It's more than a magnet for skateboarders, of course, or a hangout for teens smoking whatever, or a place to sit and read, or a climbing structure for tots, or an excuse to plant lovely flowers in front. It is our most monumental monument, our most familiar landmark, a granite "shaft" rising from the geological ridge running through the center of town.
It is, in effect, Oak Park's town center.
But it doesn't belong only to Oak Park. It is officially the Oak Park-River Forest War Memorial, "erected by the citizens of Oak Park and River Forest, Illinois in honor of the men of this community who took part in the World War, 1914-1918." Many of the 2,446 names on the bronze plaques adorning the memorial were residents of River Forest, and River Foresters were among those who donated the $52,573.63 cost of creating it.
Actually the "public subscription" efforts tallied $52,206.69, but the effort, spearheaded by a committee, started fundraising efforts as early as 1921, so the investment earnings on the fund topped out at $59,267.46, leaving the Park District of Oak Park with a trust fund of $6,693. 83 to be used for maintenance and cleaning.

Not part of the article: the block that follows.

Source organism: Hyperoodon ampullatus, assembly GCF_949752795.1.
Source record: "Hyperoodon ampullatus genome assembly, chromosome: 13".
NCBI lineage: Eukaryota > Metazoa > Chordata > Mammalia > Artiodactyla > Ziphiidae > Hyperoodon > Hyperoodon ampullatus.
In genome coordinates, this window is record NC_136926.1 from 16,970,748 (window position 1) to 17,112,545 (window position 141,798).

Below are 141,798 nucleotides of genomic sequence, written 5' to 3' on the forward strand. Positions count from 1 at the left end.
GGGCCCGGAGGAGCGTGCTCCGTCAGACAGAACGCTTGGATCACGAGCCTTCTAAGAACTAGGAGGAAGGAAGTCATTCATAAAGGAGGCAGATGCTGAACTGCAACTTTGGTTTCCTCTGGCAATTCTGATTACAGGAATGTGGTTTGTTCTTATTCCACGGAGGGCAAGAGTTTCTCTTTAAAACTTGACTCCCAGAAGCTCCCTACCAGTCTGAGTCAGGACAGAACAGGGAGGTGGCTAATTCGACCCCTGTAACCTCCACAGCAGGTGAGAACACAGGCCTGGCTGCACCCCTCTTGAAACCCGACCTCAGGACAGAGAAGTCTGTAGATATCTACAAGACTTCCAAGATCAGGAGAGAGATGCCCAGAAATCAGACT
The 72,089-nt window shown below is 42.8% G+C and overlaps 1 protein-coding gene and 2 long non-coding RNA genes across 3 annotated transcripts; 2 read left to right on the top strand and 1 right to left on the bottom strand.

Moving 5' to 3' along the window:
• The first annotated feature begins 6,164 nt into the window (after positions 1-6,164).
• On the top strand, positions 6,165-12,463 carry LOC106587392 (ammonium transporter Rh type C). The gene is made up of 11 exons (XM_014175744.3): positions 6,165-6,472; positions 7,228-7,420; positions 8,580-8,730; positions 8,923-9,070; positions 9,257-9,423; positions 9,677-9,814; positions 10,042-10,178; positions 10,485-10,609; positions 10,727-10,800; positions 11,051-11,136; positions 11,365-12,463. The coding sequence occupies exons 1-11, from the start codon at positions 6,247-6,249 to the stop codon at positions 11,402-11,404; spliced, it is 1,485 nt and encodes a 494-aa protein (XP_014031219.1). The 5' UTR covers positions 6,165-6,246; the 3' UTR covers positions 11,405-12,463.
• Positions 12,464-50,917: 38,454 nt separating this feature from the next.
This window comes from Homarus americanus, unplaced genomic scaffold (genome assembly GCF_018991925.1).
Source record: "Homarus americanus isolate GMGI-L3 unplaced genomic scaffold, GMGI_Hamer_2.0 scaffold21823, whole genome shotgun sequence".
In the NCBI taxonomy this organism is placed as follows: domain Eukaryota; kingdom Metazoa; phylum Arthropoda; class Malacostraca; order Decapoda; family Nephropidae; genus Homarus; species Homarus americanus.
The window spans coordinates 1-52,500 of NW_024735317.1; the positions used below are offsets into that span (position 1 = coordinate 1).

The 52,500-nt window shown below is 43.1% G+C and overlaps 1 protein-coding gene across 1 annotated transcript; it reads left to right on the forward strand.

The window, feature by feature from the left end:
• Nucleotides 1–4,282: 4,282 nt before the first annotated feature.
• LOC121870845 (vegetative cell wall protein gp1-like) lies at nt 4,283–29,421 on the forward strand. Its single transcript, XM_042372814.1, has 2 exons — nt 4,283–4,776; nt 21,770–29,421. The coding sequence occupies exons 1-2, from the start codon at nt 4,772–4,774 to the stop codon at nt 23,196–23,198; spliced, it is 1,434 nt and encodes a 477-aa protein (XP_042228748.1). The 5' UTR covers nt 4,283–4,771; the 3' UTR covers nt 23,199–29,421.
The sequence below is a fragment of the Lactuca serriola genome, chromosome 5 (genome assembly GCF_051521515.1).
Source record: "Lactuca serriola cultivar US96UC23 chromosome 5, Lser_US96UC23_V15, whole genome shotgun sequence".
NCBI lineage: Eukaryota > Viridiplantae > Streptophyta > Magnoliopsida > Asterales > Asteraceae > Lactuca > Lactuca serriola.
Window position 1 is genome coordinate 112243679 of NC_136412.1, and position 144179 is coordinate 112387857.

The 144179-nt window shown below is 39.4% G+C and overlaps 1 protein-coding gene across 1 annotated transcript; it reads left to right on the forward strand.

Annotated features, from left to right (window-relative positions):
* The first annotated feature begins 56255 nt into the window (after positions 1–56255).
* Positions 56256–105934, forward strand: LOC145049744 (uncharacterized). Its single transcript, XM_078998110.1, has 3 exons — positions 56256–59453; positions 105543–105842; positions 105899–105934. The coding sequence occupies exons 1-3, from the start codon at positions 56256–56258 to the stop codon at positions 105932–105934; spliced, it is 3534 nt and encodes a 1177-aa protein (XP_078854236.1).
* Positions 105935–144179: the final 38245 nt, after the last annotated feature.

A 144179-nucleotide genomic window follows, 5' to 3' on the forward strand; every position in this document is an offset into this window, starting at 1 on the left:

If no one ever touched that fund, it would probably hold a hefty sum today. Maybe the park district should check its records because the war memorial needs restoration, and it will likely cost far more than the original price tag for putting it up.
It also has a name-Peace Triumphant-which is ironic because everyone knows it as the "war memorial." And "The Great War" was what residents of the two villages wanted to remember when they started talking about a way to commemorate in 1919. By January of 1920, architect Charles E. White Jr. had submitted a proposal for a "modern monumental building of Greek architecture, built of brick and Bedford stone." The Oak Leaves, Jan. 17, 1920, has a sketch if you're interested in what it might have looked like.
Cooler heads, fortunately, prevailed, and by March of 1921, a committee was selected to raise funds for a more modest memorial. Chaired by Edward E. Morrell, the committee included Mrs. Gordon L. Whipple, Mrs. F.H. Bartholomew, Frank W. Swett, O.C. Doering, Herbert J. Ullman, Hyde W. Perce, Joseph H. Roy, H.W. Ames, F.J.C. Borwell, R. Leroy Sias, Major Charles Roth (whose name is on the monument), C.S. Tuttle, W.N. Brown, and Col. A.D. Rehm (also on the monument and after whom a park is named).